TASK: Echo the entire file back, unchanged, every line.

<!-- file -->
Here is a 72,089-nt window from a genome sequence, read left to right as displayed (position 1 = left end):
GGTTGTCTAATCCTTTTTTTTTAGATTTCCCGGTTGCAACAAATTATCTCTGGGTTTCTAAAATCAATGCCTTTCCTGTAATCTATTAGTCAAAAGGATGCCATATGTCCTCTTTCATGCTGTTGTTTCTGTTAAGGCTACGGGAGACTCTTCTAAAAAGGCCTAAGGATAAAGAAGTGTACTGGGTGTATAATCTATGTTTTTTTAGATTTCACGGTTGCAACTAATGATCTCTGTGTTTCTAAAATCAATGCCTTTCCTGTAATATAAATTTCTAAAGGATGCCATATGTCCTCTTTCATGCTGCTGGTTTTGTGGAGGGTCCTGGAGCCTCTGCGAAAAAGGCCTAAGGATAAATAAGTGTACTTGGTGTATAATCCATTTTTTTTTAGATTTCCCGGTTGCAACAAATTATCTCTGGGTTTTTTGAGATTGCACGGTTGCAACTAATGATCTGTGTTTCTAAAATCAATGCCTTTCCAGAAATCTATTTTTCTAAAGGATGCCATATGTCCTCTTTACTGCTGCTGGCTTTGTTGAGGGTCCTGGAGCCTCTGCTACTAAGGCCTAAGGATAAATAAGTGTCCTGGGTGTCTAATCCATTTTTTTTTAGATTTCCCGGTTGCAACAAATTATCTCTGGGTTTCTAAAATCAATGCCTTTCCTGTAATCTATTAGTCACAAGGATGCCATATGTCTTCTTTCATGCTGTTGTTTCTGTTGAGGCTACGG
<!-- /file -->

Here is a 72,089-nt window from a genome sequence, read left to right as displayed (position 1 = left end):
GGTTGTCTAATCCTTTTTTTTTAGATTTCCCGGTTGCAACAAATTATCTCTGGGTTTCTAAAATCAATGCCTTTCCTGTAATCTATTAGTCAAAAGGATGCCATATGTCCTCTTTCATGCTGTTGTTTCTGTTAAGGCTACGGGAGACTCTTCTAAAAAGGCCTAAGGATAAAGAAGTGTACTGGGTGTATAATCTATGTTTTTTTAGATTTCACGGTTGCAACTAATGATCTCTGTGTTTCTAAAATCAATGCCTTTCCTGTAATATAAATTTCTAAAGGATGCCATATGTCCTCTTTCATGCTGCTGGTTTTGTGGAGGGTCCTGGAGCCTCTGCGAAAAAGGCCTAAGGATAAATAAGTGTACTTGGTGTATAATCCATTTTTTTTTAGATTTCCCGGTTGCAACAAATTATCTCTGGGTTTTTTGAGATTGCACGGTTGCAACTAATGATCTGTGTTTCTAAAATCAATGCCTTTCCAGAAATCTATTTTTCTAAAGGATGCCATATGTCCTCTTTACTGCTGCTGGCTTTGTTGAGGGTCCTGGAGCCTCTGCTACTAAGGCCTAAGGATAAATAAGTGTCCTGGGTGTCTAATCCATTTTTTTTTAGATTTCCCGGTTGCAACAAATTATCTCTGGGTTTCTAAAATCAATGCCTTTCCTGTAATCTATTAGTCACAAGGATGCCATATGTCTTCTTTCATGCTGTTGTTTCTGTTGAGGCTACGG